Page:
Drawing, painting, and sculpting help many people to reconcile inner conflicts, release deeply repressed emotions, and foster self-awareness, as well as personal growth. Some mental health providers use art therapy as both a diagnostic tool and as a way to help treat disorders such as depression, abuse-related trauma, and schizophrenia. You may be able to find a therapist in your area who has received special training and certification in art therapy.

Dance/Movement Therapy

Some people find that their spirits soar when they let their feet fly. Others-particularly those who prefer more structure or who feel they have “two left feet”-gain the same sense of release and inner peace from the Eastern martial arts, such as Aikido and Tai Chi. Those who are recovering from physical, sexual, or emotional abuse may find these techniques especially helpful for gaining a sense of ease with their own bodies. The underlying premise to dance/movement therapy is that it can help a person integrate the emotional, physical, and cognitive facets of “self.”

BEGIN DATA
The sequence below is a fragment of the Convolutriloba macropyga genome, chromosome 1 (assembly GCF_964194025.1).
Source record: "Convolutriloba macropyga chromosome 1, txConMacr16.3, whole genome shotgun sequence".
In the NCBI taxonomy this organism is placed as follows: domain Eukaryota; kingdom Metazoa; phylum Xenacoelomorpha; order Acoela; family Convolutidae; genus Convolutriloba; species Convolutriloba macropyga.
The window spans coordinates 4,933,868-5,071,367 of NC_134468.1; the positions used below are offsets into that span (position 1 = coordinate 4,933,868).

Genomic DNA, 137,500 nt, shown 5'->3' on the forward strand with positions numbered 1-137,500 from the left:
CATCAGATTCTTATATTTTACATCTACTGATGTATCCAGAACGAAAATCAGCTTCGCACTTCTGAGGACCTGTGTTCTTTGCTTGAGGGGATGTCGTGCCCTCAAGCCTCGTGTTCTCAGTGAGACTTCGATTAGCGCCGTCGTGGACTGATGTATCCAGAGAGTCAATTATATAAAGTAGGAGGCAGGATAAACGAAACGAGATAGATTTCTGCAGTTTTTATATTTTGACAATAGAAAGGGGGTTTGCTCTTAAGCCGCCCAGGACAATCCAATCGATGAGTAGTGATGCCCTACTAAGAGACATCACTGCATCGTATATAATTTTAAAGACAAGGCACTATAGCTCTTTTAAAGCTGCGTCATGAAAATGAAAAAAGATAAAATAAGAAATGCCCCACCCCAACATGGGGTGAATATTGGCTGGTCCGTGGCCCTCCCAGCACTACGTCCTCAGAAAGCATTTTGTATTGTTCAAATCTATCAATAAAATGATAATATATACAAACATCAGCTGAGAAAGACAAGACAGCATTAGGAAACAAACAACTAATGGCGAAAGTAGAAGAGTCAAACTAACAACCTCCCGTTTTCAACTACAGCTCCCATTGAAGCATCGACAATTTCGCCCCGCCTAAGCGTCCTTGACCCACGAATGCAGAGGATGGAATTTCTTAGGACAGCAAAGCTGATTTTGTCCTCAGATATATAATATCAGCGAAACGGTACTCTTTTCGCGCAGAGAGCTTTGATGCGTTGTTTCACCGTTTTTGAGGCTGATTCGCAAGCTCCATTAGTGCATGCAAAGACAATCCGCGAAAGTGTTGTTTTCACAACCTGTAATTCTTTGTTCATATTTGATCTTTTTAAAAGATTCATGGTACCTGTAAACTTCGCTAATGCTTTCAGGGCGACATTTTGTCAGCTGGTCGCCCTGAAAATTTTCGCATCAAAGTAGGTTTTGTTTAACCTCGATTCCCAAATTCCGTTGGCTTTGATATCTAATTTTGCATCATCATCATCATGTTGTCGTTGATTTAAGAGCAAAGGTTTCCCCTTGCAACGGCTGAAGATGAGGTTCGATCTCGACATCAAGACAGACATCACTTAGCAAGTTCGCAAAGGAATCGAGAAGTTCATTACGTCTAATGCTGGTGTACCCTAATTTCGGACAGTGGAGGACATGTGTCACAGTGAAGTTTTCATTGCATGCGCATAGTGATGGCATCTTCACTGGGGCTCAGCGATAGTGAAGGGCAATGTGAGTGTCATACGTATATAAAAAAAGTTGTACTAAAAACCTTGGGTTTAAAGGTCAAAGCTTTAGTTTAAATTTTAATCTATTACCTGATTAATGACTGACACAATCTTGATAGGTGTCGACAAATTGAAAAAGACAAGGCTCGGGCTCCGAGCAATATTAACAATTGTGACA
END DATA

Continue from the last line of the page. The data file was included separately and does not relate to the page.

Music/Sound Therapy

It is no coincidence that many people turn on soothing music to relax or snazzy tunes to help feel upbeat. Research suggests that music stimulates the body’s natural “feel good” chemicals (opiates and endorphins). This stimulation results in improved blood flow, blood pressure, pulse rate, breathing, and posture changes. Music or sound therapy has been used to treat disorders such as stress, grief, depression, schizophrenia, and autism in children, and to diagnose mental health needs.